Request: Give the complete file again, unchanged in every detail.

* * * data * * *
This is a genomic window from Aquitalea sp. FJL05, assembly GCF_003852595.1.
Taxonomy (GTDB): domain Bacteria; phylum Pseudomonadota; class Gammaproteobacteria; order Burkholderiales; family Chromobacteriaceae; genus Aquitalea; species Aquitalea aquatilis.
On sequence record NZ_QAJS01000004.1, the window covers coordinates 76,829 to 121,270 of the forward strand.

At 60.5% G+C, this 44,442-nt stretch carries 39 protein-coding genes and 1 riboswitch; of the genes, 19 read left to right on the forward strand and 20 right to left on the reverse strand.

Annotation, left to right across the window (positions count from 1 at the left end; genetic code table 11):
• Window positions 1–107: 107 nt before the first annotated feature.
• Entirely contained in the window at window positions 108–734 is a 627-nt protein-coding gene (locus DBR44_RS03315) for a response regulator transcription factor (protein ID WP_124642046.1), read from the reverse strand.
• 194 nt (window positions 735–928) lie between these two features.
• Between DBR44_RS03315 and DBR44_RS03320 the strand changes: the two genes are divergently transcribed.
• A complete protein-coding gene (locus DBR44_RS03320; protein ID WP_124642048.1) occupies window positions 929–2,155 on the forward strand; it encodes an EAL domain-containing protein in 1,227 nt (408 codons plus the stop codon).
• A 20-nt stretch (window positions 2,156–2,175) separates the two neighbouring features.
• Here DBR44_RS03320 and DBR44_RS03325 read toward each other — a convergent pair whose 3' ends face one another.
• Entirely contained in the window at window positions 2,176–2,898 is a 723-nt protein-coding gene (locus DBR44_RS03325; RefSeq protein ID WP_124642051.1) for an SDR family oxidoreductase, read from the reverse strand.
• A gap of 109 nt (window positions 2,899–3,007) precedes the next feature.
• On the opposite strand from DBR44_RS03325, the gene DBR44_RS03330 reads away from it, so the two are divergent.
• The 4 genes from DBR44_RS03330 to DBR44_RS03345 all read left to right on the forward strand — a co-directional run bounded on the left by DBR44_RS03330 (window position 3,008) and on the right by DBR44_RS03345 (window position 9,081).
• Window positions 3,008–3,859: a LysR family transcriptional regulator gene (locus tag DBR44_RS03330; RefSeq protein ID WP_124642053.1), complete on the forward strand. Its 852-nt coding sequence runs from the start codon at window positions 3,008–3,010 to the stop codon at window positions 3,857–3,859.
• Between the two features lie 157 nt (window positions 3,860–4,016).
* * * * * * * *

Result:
This is a genomic window from Aquitalea sp. FJL05, assembly GCF_003852595.1.
Taxonomy (GTDB): domain Bacteria; phylum Pseudomonadota; class Gammaproteobacteria; order Burkholderiales; family Chromobacteriaceae; genus Aquitalea; species Aquitalea aquatilis.
On sequence record NZ_QAJS01000004.1, the window covers coordinates 76,829 to 121,270 of the forward strand.

At 60.5% G+C, this 44,442-nt stretch carries 39 protein-coding genes and 1 riboswitch; of the genes, 19 read left to right on the forward strand and 20 right to left on the reverse strand.

Annotation, left to right across the window (positions count from 1 at the left end; genetic code table 11):
• Window positions 1–107: 107 nt before the first annotated feature.
• Entirely contained in the window at window positions 108–734 is a 627-nt protein-coding gene (locus DBR44_RS03315) for a response regulator transcription factor (protein ID WP_124642046.1), read from the reverse strand.
• 194 nt (window positions 735–928) lie between these two features.
• Between DBR44_RS03315 and DBR44_RS03320 the strand changes: the two genes are divergently transcribed.
• A complete protein-coding gene (locus DBR44_RS03320; protein ID WP_124642048.1) occupies window positions 929–2,155 on the forward strand; it encodes an EAL domain-containing protein in 1,227 nt (408 codons plus the stop codon).
• A 20-nt stretch (window positions 2,156–2,175) separates the two neighbouring features.
• Here DBR44_RS03320 and DBR44_RS03325 read toward each other — a convergent pair whose 3' ends face one another.
• Entirely contained in the window at window positions 2,176–2,898 is a 723-nt protein-coding gene (locus DBR44_RS03325; RefSeq protein ID WP_124642051.1) for an SDR family oxidoreductase, read from the reverse strand.
• A gap of 109 nt (window positions 2,899–3,007) precedes the next feature.
• On the opposite strand from DBR44_RS03325, the gene DBR44_RS03330 reads away from it, so the two are divergent.
• The 4 genes from DBR44_RS03330 to DBR44_RS03345 all read left to right on the forward strand — a co-directional run bounded on the left by DBR44_RS03330 (window position 3,008) and on the right by DBR44_RS03345 (window position 9,081).
• Window positions 3,008–3,859: a LysR family transcriptional regulator gene (locus tag DBR44_RS03330; RefSeq protein ID WP_124642053.1), complete on the forward strand. Its 852-nt coding sequence runs from the start codon at window positions 3,008–3,010 to the stop codon at window positions 3,857–3,859.
• Between the two features lie 157 nt (window positions 3,860–4,016).